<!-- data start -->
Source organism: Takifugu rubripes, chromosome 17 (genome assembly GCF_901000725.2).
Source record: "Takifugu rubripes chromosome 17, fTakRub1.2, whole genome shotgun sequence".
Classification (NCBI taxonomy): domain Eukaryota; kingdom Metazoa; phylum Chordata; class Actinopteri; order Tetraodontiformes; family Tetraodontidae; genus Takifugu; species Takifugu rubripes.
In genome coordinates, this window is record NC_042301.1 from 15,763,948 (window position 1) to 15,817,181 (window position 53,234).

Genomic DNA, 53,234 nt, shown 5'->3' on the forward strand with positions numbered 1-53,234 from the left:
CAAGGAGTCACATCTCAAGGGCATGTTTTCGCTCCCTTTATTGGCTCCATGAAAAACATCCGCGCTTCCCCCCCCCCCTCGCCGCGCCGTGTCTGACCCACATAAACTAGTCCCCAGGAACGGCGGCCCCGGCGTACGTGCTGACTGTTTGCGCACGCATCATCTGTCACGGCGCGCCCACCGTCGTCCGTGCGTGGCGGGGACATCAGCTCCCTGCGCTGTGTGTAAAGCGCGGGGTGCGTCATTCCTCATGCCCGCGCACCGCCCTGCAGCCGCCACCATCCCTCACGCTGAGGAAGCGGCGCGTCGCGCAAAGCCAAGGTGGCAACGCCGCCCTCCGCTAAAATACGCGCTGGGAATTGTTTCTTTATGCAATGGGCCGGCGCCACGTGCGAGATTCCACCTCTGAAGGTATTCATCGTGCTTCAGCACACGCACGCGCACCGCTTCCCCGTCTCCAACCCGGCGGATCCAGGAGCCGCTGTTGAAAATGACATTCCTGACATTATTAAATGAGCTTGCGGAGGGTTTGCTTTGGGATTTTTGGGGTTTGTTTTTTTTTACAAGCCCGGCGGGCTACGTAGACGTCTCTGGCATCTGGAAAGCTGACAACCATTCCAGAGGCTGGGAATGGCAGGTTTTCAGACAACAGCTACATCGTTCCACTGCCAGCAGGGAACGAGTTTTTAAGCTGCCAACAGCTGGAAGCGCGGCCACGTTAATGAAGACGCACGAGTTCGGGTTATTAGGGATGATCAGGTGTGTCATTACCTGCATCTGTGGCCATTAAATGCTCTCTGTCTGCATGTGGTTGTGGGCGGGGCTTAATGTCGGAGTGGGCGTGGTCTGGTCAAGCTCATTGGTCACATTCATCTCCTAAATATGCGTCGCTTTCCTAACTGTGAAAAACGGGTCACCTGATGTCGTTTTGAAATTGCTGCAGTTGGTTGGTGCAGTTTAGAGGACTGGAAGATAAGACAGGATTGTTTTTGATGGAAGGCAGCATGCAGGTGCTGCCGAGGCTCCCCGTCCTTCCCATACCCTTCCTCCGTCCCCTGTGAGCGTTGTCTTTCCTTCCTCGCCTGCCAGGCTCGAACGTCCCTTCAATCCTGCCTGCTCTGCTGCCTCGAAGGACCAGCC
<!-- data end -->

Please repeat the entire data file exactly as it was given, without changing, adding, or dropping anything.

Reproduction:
Source organism: Takifugu rubripes, chromosome 17 (genome assembly GCF_901000725.2).
Source record: "Takifugu rubripes chromosome 17, fTakRub1.2, whole genome shotgun sequence".
Classification (NCBI taxonomy): domain Eukaryota; kingdom Metazoa; phylum Chordata; class Actinopteri; order Tetraodontiformes; family Tetraodontidae; genus Takifugu; species Takifugu rubripes.
In genome coordinates, this window is record NC_042301.1 from 15,763,948 (window position 1) to 15,817,181 (window position 53,234).

Genomic DNA, 53,234 nt, shown 5'->3' on the forward strand with positions numbered 1-53,234 from the left:
CAAGGAGTCACATCTCAAGGGCATGTTTTCGCTCCCTTTATTGGCTCCATGAAAAACATCCGCGCTTCCCCCCCCCCCTCGCCGCGCCGTGTCTGACCCACATAAACTAGTCCCCAGGAACGGCGGCCCCGGCGTACGTGCTGACTGTTTGCGCACGCATCATCTGTCACGGCGCGCCCACCGTCGTCCGTGCGTGGCGGGGACATCAGCTCCCTGCGCTGTGTGTAAAGCGCGGGGTGCGTCATTCCTCATGCCCGCGCACCGCCCTGCAGCCGCCACCATCCCTCACGCTGAGGAAGCGGCGCGTCGCGCAAAGCCAAGGTGGCAACGCCGCCCTCCGCTAAAATACGCGCTGGGAATTGTTTCTTTATGCAATGGGCCGGCGCCACGTGCGAGATTCCACCTCTGAAGGTATTCATCGTGCTTCAGCACACGCACGCGCACCGCTTCCCCGTCTCCAACCCGGCGGATCCAGGAGCCGCTGTTGAAAATGACATTCCTGACATTATTAAATGAGCTTGCGGAGGGTTTGCTTTGGGATTTTTGGGGTTTGTTTTTTTTTACAAGCCCGGCGGGCTACGTAGACGTCTCTGGCATCTGGAAAGCTGACAACCATTCCAGAGGCTGGGAATGGCAGGTTTTCAGACAACAGCTACATCGTTCCACTGCCAGCAGGGAACGAGTTTTTAAGCTGCCAACAGCTGGAAGCGCGGCCACGTTAATGAAGACGCACGAGTTCGGGTTATTAGGGATGATCAGGTGTGTCATTACCTGCATCTGTGGCCATTAAATGCTCTCTGTCTGCATGTGGTTGTGGGCGGGGCTTAATGTCGGAGTGGGCGTGGTCTGGTCAAGCTCATTGGTCACATTCATCTCCTAAATATGCGTCGCTTTCCTAACTGTGAAAAACGGGTCACCTGATGTCGTTTTGAAATTGCTGCAGTTGGTTGGTGCAGTTTAGAGGACTGGAAGATAAGACAGGATTGTTTTTGATGGAAGGCAGCATGCAGGTGCTGCCGAGGCTCCCCGTCCTTCCCATACCCTTCCTCCGTCCCCTGTGAGCGTTGTCTTTCCTTCCTCGCCTGCCAGGCTCGAACGTCCCTTCAATCCTGCCTGCTCTGCTGCCTCGAAGGACCAGCC